Biography: Dr Rena Boss-Victoria is a native Texan and a graduate of University of Texas’ Public Health Program. Prior to moving to Baltimore, MD, she served as tenured Associate Professor/Undergraduate Senior Coordinator for Nursing and Associate Professor /Graduate Program Coordinator for Health Education, in the College of Education at Prairie View A & M University of the Texas A &M University Systems. She is a certified advanced practice nurse, public health practitioner, leader, researcher, mentor, author and respected educator in the fields of public health and nursing. Most recent appointment, Bowie State University Department of Nursing Chair and Associate Professor for undergraduate and graduate nursing programs.

Abstract: Over the last few two decades, a plethora of studies have documented disparities in healthcare outcomes in communities of color. Consequently, a crescendo of knowledge about, symptoms of and potential solutions to close the gaps healthcare outcomes between communities of color as other communities who consistently experience higher healthcare outcomes has exponentially grown. Moreover, efforts of government and private agencies have grown significantly. The enactment of the American Affordable Care Act by the Congress of United States of American and signed in to federal law by President Barack M. Obama represented a very important set of changes in the healthcare delivery system in the U.S. The policy changes mandated by that law are still unfolding to day. Unfortunately, identified gaps that were identified long ago still persist. In fact, in some cases, identified gaps have actually increased. The current paper is focused on an analysis of three major elements regarding healthcare outcomes with the context of social determinants of healthcare and policy outcomes. Those elements are: Activities of Daily Living Deficit (ADLD), Service Expectation Deficit (SED), and Confidence in Service Deficit (CISD).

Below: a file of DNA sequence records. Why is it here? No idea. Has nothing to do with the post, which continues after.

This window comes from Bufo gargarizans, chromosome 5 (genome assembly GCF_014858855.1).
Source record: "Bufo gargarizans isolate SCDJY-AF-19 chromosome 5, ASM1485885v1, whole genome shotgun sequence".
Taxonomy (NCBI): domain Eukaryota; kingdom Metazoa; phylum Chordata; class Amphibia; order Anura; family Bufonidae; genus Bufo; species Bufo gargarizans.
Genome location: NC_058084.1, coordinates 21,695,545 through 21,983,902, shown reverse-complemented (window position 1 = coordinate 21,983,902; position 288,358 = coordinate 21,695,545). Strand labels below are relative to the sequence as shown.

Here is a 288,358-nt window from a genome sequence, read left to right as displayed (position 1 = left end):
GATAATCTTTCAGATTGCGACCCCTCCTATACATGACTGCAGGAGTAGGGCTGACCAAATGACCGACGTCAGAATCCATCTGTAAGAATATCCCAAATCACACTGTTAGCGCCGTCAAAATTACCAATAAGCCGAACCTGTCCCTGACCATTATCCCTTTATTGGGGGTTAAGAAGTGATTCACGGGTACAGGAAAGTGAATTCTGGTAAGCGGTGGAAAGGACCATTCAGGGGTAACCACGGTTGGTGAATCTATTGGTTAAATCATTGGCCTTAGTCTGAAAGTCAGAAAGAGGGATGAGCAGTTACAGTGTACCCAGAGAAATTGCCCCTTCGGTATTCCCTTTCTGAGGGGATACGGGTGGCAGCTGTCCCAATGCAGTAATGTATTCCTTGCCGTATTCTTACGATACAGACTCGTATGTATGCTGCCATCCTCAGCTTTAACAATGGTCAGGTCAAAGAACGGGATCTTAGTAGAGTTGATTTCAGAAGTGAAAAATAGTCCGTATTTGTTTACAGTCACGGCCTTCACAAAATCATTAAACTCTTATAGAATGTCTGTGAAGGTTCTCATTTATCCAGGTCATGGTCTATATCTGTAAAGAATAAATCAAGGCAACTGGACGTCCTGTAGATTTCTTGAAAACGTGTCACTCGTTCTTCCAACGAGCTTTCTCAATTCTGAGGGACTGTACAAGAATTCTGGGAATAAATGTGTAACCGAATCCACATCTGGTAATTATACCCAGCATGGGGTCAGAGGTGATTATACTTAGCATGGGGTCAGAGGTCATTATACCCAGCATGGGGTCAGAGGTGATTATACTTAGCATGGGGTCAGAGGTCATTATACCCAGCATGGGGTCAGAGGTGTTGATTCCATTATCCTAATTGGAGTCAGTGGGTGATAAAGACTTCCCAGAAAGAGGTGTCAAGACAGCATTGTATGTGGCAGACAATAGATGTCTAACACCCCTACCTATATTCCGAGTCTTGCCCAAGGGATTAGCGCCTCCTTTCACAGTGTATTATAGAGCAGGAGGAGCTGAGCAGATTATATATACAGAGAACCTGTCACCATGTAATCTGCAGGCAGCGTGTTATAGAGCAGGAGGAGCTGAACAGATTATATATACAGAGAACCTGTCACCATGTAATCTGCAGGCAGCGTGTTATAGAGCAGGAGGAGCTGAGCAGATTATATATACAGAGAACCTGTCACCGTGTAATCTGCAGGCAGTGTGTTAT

Barbara Crump
University of Phoenix, USA
Title: Exploring nurses’ perceptions of dignity during end-of-life